Autodesk discontinues Softimage, confirming widespread rumours about the software's demise.
Autodesk on Tuesday announced that, after the 2015 version set to ship in April, it will no longer support Softimage, confirming the rumours that began last month suggesting that the company would soon kill the 3D modelling and animation software.
"We regret to inform you that the upcoming 2015 release will be the last one for Softimage software," Autodesk writes on its website. "This final version is expected to ship on or around April 14, 2014. Autodesk will continue to offer product support until April 30, 2016."
Autodesk says that it will offer Softimage support services to all Softimage customers with Autodesk Subscription for two years, but, as of 28 March 2014, customers will be unable to purchase a new standalone license for the software.
The aim is to move customers to Autodesk's Maya or 3ds Max software. Customers with an Autodesk Softimage Subscription will now be offered the option to migrate to Maya or 3ds Max for free, while still having the ability to use Softimage if needed. There are also upgrade paths available for any customer who owns the software, but doesn't have a subscription.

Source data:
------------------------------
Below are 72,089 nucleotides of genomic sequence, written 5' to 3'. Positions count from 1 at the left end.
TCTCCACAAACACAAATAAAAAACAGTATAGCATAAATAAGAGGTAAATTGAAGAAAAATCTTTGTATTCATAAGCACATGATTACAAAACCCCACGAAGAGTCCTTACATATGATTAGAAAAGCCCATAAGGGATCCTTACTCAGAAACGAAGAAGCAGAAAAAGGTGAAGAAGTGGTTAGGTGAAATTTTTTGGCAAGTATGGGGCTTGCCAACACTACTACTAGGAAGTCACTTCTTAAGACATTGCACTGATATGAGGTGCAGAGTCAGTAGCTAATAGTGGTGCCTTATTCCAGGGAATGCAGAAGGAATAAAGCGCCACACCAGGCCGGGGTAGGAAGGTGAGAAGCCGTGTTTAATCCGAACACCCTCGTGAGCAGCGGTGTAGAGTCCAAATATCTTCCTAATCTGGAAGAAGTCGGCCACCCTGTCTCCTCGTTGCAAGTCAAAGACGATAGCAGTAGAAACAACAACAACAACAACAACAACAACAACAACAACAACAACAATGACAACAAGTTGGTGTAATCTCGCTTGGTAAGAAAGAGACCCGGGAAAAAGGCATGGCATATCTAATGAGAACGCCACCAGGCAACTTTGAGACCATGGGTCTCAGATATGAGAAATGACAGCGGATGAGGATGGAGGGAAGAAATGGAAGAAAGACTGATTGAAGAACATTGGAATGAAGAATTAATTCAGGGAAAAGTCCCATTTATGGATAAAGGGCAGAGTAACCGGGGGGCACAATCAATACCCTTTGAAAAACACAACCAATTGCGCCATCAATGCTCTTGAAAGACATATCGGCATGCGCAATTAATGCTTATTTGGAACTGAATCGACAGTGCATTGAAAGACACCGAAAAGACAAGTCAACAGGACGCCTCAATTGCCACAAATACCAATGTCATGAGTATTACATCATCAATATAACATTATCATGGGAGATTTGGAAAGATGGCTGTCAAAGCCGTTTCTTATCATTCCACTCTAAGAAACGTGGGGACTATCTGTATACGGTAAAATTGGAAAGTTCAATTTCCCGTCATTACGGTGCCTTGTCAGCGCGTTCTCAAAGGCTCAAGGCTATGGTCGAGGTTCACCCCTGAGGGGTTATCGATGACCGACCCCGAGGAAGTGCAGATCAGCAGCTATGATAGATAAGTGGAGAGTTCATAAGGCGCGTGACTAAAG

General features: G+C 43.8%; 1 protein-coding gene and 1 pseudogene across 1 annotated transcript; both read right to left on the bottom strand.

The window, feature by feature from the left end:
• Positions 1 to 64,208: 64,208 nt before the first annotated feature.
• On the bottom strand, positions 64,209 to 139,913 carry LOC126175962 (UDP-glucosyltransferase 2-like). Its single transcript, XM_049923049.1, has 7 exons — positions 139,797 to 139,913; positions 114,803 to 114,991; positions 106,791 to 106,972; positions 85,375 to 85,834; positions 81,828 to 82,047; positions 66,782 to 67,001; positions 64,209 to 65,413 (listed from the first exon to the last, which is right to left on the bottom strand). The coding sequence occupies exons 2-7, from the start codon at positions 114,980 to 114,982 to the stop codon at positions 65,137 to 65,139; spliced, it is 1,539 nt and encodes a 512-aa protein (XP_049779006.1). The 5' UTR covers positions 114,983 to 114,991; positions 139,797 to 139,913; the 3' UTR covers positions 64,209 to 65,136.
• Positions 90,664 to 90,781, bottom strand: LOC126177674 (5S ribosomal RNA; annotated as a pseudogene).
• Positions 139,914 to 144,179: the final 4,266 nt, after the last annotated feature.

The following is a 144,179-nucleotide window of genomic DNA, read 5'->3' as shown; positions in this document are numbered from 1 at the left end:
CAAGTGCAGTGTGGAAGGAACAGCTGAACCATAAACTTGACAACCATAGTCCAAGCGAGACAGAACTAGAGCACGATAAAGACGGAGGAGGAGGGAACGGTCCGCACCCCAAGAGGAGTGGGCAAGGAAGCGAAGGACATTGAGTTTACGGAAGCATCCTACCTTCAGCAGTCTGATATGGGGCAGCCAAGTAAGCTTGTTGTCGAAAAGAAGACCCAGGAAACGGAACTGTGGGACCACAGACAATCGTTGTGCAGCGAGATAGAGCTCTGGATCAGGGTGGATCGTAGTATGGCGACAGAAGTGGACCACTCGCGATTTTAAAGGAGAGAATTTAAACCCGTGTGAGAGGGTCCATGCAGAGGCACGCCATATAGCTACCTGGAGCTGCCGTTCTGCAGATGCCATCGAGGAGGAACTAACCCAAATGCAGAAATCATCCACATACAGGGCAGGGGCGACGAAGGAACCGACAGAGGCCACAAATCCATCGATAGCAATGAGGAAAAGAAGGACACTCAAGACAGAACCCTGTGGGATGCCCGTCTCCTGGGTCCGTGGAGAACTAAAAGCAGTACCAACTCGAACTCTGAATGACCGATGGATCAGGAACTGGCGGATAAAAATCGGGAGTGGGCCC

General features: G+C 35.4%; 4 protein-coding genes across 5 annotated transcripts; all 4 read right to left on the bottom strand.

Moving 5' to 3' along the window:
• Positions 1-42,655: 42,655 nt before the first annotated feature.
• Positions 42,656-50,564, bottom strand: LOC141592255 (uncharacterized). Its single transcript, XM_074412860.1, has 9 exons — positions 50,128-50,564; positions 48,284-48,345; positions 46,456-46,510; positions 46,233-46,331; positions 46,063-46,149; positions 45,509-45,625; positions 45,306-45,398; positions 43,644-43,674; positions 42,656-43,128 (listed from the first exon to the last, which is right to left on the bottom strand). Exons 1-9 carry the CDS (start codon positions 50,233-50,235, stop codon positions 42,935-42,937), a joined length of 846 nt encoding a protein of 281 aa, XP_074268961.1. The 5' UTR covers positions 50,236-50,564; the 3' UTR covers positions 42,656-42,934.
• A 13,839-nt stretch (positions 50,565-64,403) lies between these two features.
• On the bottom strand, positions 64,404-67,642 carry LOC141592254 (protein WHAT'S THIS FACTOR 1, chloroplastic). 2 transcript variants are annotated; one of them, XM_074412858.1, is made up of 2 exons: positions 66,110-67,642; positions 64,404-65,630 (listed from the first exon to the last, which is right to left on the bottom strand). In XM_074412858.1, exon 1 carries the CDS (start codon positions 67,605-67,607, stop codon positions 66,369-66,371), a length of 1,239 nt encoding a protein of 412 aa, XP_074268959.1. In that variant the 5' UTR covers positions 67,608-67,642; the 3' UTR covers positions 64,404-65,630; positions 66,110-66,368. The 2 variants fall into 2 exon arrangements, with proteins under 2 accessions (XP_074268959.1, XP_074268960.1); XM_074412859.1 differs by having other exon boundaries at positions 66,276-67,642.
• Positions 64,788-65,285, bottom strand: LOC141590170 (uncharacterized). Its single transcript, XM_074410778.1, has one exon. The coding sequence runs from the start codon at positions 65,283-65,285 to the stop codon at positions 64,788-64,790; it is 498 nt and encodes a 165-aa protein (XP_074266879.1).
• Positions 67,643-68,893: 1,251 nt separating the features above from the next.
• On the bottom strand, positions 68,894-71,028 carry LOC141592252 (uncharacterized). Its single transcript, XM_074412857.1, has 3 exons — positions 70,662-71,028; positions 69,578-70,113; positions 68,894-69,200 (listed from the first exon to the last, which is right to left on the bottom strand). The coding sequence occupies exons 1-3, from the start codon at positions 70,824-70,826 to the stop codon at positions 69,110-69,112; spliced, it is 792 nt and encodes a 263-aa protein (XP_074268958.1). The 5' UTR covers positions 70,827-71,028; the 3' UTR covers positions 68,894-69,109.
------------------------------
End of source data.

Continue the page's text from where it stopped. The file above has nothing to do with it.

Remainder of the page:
"Although this decision is a difficult one, we do believe that by focusing our development efforts, we can better serve the needs of the media and entertainment industry and provide customers with better products faster," Autodesk insists. "Autodesk wants to continue its relationship with you into the future. We regret any inconvenience that this may cause."
In a PDF Q&A release, Autodesk continues: "We need to innovate faster while balancing our investment in the development of features and functionality needed to support new and existing customer workflows. We did not make the decision lightly. Many factors were taken into consideration during the decision making process, including the impact on the Softimage user base. Although the decision is a difficult one, we do believe that by doing this we can better serve the needs of the industry as a whole and provide customers with better products."
Autodesk purchased Softimage, which was a competitor to its Max and Maya software, in 2008 at a cost of $35 million. It was founded in 1986 by filmmaker Daniel Langlois, before going public in 1992 only to be purchased by Microsoft two years later. After another four years in the hands of Microsoft, Avid purchased Softimage. Ten years later, it was finally bought by Autodesk.
During a web conference on Tuesday, an Autodesk representative said that the company made the decision not to sell Softimage on because it now contains too much proprietary Autodesk IP.
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